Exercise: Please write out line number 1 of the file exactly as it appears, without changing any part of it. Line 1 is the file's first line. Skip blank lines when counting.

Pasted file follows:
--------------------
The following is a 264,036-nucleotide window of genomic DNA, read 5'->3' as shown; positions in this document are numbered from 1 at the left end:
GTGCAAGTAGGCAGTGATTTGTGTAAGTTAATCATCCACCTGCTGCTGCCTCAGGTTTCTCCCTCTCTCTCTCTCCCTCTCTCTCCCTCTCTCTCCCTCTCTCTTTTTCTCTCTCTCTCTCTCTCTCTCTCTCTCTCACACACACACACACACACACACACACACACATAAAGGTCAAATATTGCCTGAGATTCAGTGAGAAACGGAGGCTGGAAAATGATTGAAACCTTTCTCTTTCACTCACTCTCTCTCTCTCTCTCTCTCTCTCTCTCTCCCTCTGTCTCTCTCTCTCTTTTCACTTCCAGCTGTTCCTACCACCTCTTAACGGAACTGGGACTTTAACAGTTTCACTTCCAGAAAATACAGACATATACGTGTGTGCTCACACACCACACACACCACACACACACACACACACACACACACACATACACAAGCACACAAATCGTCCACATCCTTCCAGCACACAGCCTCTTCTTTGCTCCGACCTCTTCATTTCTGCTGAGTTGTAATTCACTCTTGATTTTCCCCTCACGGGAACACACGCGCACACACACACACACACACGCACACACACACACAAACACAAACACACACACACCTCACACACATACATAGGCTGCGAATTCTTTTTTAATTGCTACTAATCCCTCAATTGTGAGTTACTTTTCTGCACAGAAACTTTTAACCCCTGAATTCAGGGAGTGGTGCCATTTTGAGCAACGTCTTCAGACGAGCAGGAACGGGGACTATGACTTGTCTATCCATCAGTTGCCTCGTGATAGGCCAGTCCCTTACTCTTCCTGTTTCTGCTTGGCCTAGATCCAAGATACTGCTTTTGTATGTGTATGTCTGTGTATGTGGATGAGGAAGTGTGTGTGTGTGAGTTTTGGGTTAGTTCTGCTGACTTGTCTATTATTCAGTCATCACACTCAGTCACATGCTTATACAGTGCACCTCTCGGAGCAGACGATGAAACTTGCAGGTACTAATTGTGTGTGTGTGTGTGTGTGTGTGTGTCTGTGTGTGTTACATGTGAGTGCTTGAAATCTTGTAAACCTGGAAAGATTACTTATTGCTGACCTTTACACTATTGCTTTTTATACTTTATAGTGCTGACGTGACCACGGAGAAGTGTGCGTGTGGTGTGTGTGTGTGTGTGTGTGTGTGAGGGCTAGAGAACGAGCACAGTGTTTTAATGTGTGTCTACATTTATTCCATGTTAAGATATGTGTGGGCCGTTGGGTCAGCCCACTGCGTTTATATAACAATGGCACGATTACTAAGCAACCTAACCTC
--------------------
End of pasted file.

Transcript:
The following is a 264,036-nucleotide window of genomic DNA, read 5'->3' as shown; positions in this document are numbered from 1 at the left end: